With peace arriving in this small country, Colombia finally has the opportunity to reveal its many charms to the rest of the world, and we could not have been more enchanted by it. After our short visit, we immediately booked a return trip – 3 months later!
Bogotà exceeded our expectations from the moment we arrived. This is a cosmopolitan city, with diverse neighborhoods, a historic core, and a lot to do. La Candelaria, the old city center, is lined with cobblestone streets, colorful colonial buildings, businesses and cool street art. It is just edgy enough that it doesn’t feel developed or made for tourism.
La Candelaria - great street art
Whimsical paint job
If you like gold, the Gold Museum is a sight – its many pieces and exhibits offer a window into Colombia’s pre-Conquistador history. Francisco Botero, the country’s most famous artist, has an entire museum devoted to the oddly-proportioned figures depicted in his paintings and sculptures.
On Sundays, the city closes some if its main arteries, and thousands of people, young and old, hop on their bikes for a car-free ride through the center – a must do! Also a must is a trip up the mountain by funicular for a stunning view of the city below, and certainly don’t miss the nightlife of the Zona Rosa (Pink Zone) which features an impressive array of restaurants, bars, salsa venues and clubs. These Colombians know how to have a good time!
Colombians like their sweets!
Probably our favorite Four Seasons city hotel in the world resides here – Casa Medina is small, intimate, full of character and close the “Zona G”, or the city’s Gastronomic Zone. Do not forget the food in Bogotà!
Four Seasons Casa Medina - Castanyoles Restaurant
Bogota's finest rooms at Casa Medina
Next it was on to the countryside – after a 2.5 hour drive, we arrived in charming Villa de Leyva, a colonial village that could have been transplanted from Spain. The impressive plaza is entirely cobble-lined, the buildings are whitewashed, there are a handful of good restaurants and sides streets of pretty flowers and cute shops. Accommodations are not overly special, but it’s a good place for an overnight stop.
Central Bogota's main square
Villa de Leyva - just like old world Spain
We were excited to arrive in Colombia’s Coffee Country. Logically, the order of business was to do a tasting at a small finca known for the high quality of their brew. We followed the process from growing to harvesting, to drying and roasting. Finally they let us sample – it was worth the wait!
We hiked through the green countryside among 100 ft tall wax palms, and we fell in love with colorful Salento – a charming outpost that is a holiday destination for Colombians themselves. But our favorite experience was by far a visit to a lovely farm, full of orchards, and home to some 8000 orchid plants. The owner is a connoisseur, one of the top collectors in South America, and was on hand to show us his beauties. His family prepared a lovely traditional lunch for us, overlooking the valleys, flowers and fertile countryside – such a divine way to spend a few hours!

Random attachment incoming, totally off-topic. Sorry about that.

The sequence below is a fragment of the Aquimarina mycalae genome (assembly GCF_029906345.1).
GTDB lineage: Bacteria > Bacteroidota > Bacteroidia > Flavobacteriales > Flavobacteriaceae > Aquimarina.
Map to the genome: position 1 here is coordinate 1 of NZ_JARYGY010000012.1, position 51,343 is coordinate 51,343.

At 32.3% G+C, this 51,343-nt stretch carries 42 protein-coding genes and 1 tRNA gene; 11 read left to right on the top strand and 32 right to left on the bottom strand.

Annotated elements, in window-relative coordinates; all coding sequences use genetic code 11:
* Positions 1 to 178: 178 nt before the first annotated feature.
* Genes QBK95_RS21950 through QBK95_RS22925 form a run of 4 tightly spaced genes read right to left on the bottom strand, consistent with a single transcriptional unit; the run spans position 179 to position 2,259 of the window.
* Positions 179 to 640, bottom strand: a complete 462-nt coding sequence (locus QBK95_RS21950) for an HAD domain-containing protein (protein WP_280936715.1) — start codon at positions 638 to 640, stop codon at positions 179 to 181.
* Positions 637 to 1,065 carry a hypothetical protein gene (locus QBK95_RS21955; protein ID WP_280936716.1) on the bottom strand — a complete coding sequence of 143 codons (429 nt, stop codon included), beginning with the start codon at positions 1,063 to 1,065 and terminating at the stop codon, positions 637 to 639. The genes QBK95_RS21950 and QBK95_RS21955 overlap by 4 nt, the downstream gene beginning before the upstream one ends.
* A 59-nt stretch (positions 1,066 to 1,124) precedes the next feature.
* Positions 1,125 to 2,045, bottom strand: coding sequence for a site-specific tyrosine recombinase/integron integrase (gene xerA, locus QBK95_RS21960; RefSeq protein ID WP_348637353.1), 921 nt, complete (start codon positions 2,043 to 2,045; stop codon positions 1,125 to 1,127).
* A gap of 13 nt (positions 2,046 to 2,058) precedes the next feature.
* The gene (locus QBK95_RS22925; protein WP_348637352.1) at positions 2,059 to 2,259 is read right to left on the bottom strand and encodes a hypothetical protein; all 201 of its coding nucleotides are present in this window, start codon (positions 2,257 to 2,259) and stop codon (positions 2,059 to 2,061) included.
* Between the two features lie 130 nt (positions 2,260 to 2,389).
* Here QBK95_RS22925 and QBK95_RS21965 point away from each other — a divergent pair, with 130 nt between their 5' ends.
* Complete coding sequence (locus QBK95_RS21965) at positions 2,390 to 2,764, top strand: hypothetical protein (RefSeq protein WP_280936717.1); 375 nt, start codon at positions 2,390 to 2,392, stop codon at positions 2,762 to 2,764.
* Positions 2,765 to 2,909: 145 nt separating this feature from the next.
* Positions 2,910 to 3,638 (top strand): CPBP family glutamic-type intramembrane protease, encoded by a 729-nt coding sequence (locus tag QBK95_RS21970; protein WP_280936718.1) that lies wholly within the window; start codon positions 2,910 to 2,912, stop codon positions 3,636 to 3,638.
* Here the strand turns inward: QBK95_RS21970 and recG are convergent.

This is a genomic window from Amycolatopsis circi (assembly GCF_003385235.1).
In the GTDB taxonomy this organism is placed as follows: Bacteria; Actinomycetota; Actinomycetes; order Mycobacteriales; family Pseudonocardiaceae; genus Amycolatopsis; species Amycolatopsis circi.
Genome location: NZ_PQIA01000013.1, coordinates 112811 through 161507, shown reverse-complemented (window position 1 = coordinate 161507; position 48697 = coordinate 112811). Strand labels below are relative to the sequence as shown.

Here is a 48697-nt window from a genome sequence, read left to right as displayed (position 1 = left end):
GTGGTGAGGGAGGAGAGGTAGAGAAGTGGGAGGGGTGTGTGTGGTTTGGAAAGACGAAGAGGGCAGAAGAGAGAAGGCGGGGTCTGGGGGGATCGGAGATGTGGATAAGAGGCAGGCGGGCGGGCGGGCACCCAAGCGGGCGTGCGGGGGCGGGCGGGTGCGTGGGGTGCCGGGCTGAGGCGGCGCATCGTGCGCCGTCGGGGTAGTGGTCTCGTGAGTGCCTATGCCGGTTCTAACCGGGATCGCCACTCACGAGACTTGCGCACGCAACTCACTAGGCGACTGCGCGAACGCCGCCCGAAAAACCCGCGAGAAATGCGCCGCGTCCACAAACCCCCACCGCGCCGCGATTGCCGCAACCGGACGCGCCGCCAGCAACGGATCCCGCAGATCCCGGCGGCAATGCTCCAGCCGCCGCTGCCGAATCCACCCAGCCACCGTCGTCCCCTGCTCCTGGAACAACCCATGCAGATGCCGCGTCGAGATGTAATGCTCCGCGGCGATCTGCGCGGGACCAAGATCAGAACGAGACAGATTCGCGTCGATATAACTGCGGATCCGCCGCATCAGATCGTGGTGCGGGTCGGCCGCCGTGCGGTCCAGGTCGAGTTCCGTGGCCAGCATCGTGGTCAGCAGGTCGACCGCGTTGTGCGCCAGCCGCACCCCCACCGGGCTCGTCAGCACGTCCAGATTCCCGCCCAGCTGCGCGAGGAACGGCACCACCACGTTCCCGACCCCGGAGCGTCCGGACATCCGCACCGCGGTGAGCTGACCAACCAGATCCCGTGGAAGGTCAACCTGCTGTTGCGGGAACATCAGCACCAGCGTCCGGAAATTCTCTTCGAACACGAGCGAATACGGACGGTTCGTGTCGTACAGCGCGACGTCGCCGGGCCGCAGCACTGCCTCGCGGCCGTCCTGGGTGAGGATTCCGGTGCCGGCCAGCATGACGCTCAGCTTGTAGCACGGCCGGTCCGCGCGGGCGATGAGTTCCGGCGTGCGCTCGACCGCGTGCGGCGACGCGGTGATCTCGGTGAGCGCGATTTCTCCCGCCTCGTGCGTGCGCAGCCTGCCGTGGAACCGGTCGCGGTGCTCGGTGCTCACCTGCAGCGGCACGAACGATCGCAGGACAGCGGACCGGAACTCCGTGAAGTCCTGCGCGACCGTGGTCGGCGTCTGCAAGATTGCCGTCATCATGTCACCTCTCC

Colorful Salento - Coffee Country
Street Life - waiting for the sun to come out
Coffee beans coming through!
Medellin was our greatest surprise of the entire trip. This city, so destroyed by the drug wars of the 1980s and 90s, has completely reinvented itself. Good, accountable government has led to investment in infrastructure, transport and education, and the city has become such a model of urban renewal that delegations from other countries visit regularly to study its success. And, it’s still a secret – there are very few foreign visitors here.
Surrounded by beautiful mountains, the city is set in a long valley, but stretches up the slopes as well. The climate is spring-like; every day it is comfortably warm, and the evenings comfortably cool. Tropical vegetation abounds, although higher altitudes feature deciduous forests. It has a distinctly Latin flavor, but it is completely first world in terms of its architecture, upkeep and services.
Lovely Patio del Mundo - Medellin
Exclusive private apartment - Medellin
Our favorite experiences included seeing their amazing street art, exploring the bustling downtown area and its wide plazas, and riding the cable cars (public transport) up the side of the mountain. One of its newest boutique hotels is also its best, in our opinion – the charming Patio del Mundo is a peaceful haven, just 5 minutes walking to all manner of restaurants and a serious nightlife scene.
Grafitero Chota, sharing his art
And of course Cartagena…this colorful city has a pulse and it moves. Already discovered by the masses, it’s still very much worth a visit. Gorgeous architecture, bustling street life, great shopping and dining, and the cool after hours district of Getsemani (outside the city walls) are very much worth a few days. Hotels here are generally boutique in nature, built within its historic buildings. Our favorite was Casa San Agustin – boutique, with a very high level of service. Although not a beach destination, the city is set on a large bay, so a great activity is to charter a sailboat for sunset, after which you can be dropped off at a charming seafood restaurant on the water for dinner.
Cartagena Bay by sunset catamaran
Waterside dinner, Cartagena
We could go on and on about our experiences in Colombia, and we didn’t even have a chance to visit the Amazon Basin, the country’s amazing coastal peninsulas, its unique local tribes, or its many off-shore islands and beaches. The depth of what Colombia offers in a small country is impressive – clearly there’s a reason we’re going back!